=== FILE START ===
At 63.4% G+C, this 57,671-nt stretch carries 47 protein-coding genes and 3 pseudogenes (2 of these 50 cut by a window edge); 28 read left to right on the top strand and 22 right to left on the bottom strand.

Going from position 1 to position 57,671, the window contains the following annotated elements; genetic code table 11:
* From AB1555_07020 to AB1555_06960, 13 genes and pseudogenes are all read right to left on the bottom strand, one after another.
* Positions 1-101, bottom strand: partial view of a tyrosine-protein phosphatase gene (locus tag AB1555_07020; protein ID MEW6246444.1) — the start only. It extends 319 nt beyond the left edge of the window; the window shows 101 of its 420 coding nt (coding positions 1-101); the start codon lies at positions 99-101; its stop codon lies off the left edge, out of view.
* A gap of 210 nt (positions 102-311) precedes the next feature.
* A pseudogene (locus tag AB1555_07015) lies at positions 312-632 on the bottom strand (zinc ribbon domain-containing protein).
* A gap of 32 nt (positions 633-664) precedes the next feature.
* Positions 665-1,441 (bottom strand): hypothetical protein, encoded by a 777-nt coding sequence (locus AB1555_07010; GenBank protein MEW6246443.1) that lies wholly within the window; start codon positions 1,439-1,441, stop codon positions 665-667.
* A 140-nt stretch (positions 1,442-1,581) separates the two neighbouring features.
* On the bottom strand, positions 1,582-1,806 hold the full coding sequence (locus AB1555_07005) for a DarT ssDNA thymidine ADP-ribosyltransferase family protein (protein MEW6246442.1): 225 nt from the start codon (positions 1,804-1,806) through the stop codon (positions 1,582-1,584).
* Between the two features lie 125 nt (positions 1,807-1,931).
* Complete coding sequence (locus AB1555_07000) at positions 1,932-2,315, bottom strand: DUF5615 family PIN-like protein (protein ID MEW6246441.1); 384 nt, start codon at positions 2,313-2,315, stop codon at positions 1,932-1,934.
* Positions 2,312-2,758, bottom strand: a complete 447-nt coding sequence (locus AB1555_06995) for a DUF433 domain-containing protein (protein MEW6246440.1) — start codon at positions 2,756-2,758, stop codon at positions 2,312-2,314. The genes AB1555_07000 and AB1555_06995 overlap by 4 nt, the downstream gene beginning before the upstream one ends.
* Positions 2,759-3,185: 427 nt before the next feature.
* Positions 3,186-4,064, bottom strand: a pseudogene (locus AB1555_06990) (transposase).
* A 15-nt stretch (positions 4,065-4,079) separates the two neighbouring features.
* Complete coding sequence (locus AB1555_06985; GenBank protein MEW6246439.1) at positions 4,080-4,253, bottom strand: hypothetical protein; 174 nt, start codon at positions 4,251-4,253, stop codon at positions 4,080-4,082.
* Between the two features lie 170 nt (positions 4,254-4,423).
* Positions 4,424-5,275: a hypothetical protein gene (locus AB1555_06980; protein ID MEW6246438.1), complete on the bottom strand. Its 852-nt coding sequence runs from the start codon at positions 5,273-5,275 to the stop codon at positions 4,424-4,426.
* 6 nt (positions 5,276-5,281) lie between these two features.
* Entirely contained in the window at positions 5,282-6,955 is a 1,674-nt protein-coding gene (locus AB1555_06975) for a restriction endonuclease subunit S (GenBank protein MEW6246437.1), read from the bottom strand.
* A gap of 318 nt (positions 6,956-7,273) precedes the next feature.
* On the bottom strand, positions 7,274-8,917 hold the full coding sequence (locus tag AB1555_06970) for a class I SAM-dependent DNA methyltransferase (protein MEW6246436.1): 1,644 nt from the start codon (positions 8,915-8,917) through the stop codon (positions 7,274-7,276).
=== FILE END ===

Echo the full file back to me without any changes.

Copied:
At 63.4% G+C, this 57,671-nt stretch carries 47 protein-coding genes and 3 pseudogenes (2 of these 50 cut by a window edge); 28 read left to right on the top strand and 22 right to left on the bottom strand.

Going from position 1 to position 57,671, the window contains the following annotated elements; genetic code table 11:
* From AB1555_07020 to AB1555_06960, 13 genes and pseudogenes are all read right to left on the bottom strand, one after another.
* Positions 1-101, bottom strand: partial view of a tyrosine-protein phosphatase gene (locus tag AB1555_07020; protein ID MEW6246444.1) — the start only. It extends 319 nt beyond the left edge of the window; the window shows 101 of its 420 coding nt (coding positions 1-101); the start codon lies at positions 99-101; its stop codon lies off the left edge, out of view.
* A gap of 210 nt (positions 102-311) precedes the next feature.
* A pseudogene (locus tag AB1555_07015) lies at positions 312-632 on the bottom strand (zinc ribbon domain-containing protein).
* A gap of 32 nt (positions 633-664) precedes the next feature.
* Positions 665-1,441 (bottom strand): hypothetical protein, encoded by a 777-nt coding sequence (locus AB1555_07010; GenBank protein MEW6246443.1) that lies wholly within the window; start codon positions 1,439-1,441, stop codon positions 665-667.
* A 140-nt stretch (positions 1,442-1,581) separates the two neighbouring features.
* On the bottom strand, positions 1,582-1,806 hold the full coding sequence (locus AB1555_07005) for a DarT ssDNA thymidine ADP-ribosyltransferase family protein (protein MEW6246442.1): 225 nt from the start codon (positions 1,804-1,806) through the stop codon (positions 1,582-1,584).
* Between the two features lie 125 nt (positions 1,807-1,931).
* Complete coding sequence (locus AB1555_07000) at positions 1,932-2,315, bottom strand: DUF5615 family PIN-like protein (protein ID MEW6246441.1); 384 nt, start codon at positions 2,313-2,315, stop codon at positions 1,932-1,934.
* Positions 2,312-2,758, bottom strand: a complete 447-nt coding sequence (locus AB1555_06995) for a DUF433 domain-containing protein (protein MEW6246440.1) — start codon at positions 2,756-2,758, stop codon at positions 2,312-2,314. The genes AB1555_07000 and AB1555_06995 overlap by 4 nt, the downstream gene beginning before the upstream one ends.
* Positions 2,759-3,185: 427 nt before the next feature.
* Positions 3,186-4,064, bottom strand: a pseudogene (locus AB1555_06990) (transposase).
* A 15-nt stretch (positions 4,065-4,079) separates the two neighbouring features.
* Complete coding sequence (locus AB1555_06985; GenBank protein MEW6246439.1) at positions 4,080-4,253, bottom strand: hypothetical protein; 174 nt, start codon at positions 4,251-4,253, stop codon at positions 4,080-4,082.
* Between the two features lie 170 nt (positions 4,254-4,423).
* Positions 4,424-5,275: a hypothetical protein gene (locus AB1555_06980; protein ID MEW6246438.1), complete on the bottom strand. Its 852-nt coding sequence runs from the start codon at positions 5,273-5,275 to the stop codon at positions 4,424-4,426.
* 6 nt (positions 5,276-5,281) lie between these two features.
* Entirely contained in the window at positions 5,282-6,955 is a 1,674-nt protein-coding gene (locus AB1555_06975) for a restriction endonuclease subunit S (GenBank protein MEW6246437.1), read from the bottom strand.
* A gap of 318 nt (positions 6,956-7,273) precedes the next feature.
* On the bottom strand, positions 7,274-8,917 hold the full coding sequence (locus tag AB1555_06970) for a class I SAM-dependent DNA methyltransferase (protein MEW6246436.1): 1,644 nt from the start codon (positions 8,915-8,917) through the stop codon (positions 7,274-7,276).